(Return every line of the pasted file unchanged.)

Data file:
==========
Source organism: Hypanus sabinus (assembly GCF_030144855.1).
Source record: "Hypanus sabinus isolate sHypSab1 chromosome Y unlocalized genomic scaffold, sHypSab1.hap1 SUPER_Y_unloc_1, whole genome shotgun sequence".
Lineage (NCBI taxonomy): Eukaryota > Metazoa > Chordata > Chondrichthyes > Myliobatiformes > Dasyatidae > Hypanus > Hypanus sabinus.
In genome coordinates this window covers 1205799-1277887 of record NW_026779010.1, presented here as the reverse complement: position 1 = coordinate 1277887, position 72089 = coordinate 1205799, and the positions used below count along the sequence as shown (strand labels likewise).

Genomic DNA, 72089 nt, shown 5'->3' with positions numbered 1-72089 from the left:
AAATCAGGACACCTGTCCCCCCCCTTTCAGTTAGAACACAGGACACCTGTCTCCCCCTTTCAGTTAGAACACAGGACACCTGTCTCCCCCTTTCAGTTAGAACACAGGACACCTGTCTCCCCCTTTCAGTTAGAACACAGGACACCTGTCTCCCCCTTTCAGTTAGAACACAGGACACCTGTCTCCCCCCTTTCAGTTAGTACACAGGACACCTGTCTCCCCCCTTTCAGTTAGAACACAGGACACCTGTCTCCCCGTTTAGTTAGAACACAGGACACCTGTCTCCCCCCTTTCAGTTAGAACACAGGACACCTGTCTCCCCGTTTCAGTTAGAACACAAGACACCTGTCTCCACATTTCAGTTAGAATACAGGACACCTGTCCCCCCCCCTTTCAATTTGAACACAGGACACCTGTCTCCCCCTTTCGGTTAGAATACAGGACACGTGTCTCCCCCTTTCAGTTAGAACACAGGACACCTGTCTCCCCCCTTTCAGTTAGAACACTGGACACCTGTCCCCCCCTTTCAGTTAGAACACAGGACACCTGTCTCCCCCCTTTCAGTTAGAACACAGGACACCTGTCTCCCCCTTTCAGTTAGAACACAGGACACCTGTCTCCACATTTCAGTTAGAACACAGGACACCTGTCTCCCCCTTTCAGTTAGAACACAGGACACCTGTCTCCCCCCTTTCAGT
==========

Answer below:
Source organism: Hypanus sabinus (assembly GCF_030144855.1).
Source record: "Hypanus sabinus isolate sHypSab1 chromosome Y unlocalized genomic scaffold, sHypSab1.hap1 SUPER_Y_unloc_1, whole genome shotgun sequence".
Lineage (NCBI taxonomy): Eukaryota > Metazoa > Chordata > Chondrichthyes > Myliobatiformes > Dasyatidae > Hypanus > Hypanus sabinus.
In genome coordinates this window covers 1205799-1277887 of record NW_026779010.1, presented here as the reverse complement: position 1 = coordinate 1277887, position 72089 = coordinate 1205799, and the positions used below count along the sequence as shown (strand labels likewise).

Genomic DNA, 72089 nt, shown 5'->3' with positions numbered 1-72089 from the left:
AAATCAGGACACCTGTCCCCCCCCTTTCAGTTAGAACACAGGACACCTGTCTCCCCCTTTCAGTTAGAACACAGGACACCTGTCTCCCCCTTTCAGTTAGAACACAGGACACCTGTCTCCCCCTTTCAGTTAGAACACAGGACACCTGTCTCCCCCTTTCAGTTAGAACACAGGACACCTGTCTCCCCCCTTTCAGTTAGTACACAGGACACCTGTCTCCCCCCTTTCAGTTAGAACACAGGACACCTGTCTCCCCGTTTAGTTAGAACACAGGACACCTGTCTCCCCCCTTTCAGTTAGAACACAGGACACCTGTCTCCCCGTTTCAGTTAGAACACAAGACACCTGTCTCCACATTTCAGTTAGAATACAGGACACCTGTCCCCCCCCCTTTCAATTTGAACACAGGACACCTGTCTCCCCCTTTCGGTTAGAATACAGGACACGTGTCTCCCCCTTTCAGTTAGAACACAGGACACCTGTCTCCCCCCTTTCAGTTAGAACACTGGACACCTGTCCCCCCCTTTCAGTTAGAACACAGGACACCTGTCTCCCCCCTTTCAGTTAGAACACAGGACACCTGTCTCCCCCTTTCAGTTAGAACACAGGACACCTGTCTCCACATTTCAGTTAGAACACAGGACACCTGTCTCCCCCTTTCAGTTAGAACACAGGACACCTGTCTCCCCCCTTTCAGT